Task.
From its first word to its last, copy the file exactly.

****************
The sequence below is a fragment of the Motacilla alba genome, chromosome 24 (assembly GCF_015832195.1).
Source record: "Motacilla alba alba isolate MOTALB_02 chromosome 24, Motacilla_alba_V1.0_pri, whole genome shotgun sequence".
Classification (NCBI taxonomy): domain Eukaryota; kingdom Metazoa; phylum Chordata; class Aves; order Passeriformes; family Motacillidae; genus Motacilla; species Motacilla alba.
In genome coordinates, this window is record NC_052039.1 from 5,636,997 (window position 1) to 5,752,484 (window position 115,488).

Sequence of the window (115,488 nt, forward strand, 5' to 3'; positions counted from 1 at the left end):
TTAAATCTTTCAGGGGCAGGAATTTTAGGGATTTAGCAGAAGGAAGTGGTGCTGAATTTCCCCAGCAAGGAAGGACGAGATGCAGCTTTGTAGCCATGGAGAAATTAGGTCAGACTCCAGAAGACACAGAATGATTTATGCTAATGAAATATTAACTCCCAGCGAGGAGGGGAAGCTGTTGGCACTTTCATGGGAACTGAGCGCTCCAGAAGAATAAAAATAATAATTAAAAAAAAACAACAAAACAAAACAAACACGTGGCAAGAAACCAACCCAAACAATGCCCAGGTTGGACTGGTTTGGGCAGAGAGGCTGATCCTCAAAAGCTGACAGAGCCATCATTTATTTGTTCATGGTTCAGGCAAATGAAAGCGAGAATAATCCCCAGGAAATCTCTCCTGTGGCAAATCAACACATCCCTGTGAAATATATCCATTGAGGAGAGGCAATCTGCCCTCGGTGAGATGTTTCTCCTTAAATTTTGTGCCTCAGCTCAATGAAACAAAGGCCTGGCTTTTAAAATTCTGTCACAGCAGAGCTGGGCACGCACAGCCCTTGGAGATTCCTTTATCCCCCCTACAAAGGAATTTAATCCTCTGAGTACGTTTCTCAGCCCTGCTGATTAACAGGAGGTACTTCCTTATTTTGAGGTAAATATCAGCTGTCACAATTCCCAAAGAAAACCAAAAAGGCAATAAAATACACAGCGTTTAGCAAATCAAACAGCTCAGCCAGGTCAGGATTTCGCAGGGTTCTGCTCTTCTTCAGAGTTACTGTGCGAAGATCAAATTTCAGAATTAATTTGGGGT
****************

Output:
The sequence below is a fragment of the Motacilla alba genome, chromosome 24 (assembly GCF_015832195.1).
Source record: "Motacilla alba alba isolate MOTALB_02 chromosome 24, Motacilla_alba_V1.0_pri, whole genome shotgun sequence".
Classification (NCBI taxonomy): domain Eukaryota; kingdom Metazoa; phylum Chordata; class Aves; order Passeriformes; family Motacillidae; genus Motacilla; species Motacilla alba.
In genome coordinates, this window is record NC_052039.1 from 5,636,997 (window position 1) to 5,752,484 (window position 115,488).

Sequence of the window (115,488 nt, forward strand, 5' to 3'; positions counted from 1 at the left end):
TTAAATCTTTCAGGGGCAGGAATTTTAGGGATTTAGCAGAAGGAAGTGGTGCTGAATTTCCCCAGCAAGGAAGGACGAGATGCAGCTTTGTAGCCATGGAGAAATTAGGTCAGACTCCAGAAGACACAGAATGATTTATGCTAATGAAATATTAACTCCCAGCGAGGAGGGGAAGCTGTTGGCACTTTCATGGGAACTGAGCGCTCCAGAAGAATAAAAATAATAATTAAAAAAAAACAACAAAACAAAACAAACACGTGGCAAGAAACCAACCCAAACAATGCCCAGGTTGGACTGGTTTGGGCAGAGAGGCTGATCCTCAAAAGCTGACAGAGCCATCATTTATTTGTTCATGGTTCAGGCAAATGAAAGCGAGAATAATCCCCAGGAAATCTCTCCTGTGGCAAATCAACACATCCCTGTGAAATATATCCATTGAGGAGAGGCAATCTGCCCTCGGTGAGATGTTTCTCCTTAAATTTTGTGCCTCAGCTCAATGAAACAAAGGCCTGGCTTTTAAAATTCTGTCACAGCAGAGCTGGGCACGCACAGCCCTTGGAGATTCCTTTATCCCCCCTACAAAGGAATTTAATCCTCTGAGTACGTTTCTCAGCCCTGCTGATTAACAGGAGGTACTTCCTTATTTTGAGGTAAATATCAGCTGTCACAATTCCCAAAGAAAACCAAAAAGGCAATAAAATACACAGCGTTTAGCAAATCAAACAGCTCAGCCAGGTCAGGATTTCGCAGGGTTCTGCTCTTCTTCAGAGTTACTGTGCGAAGATCAAATTTCAGAATTAATTTGGGGT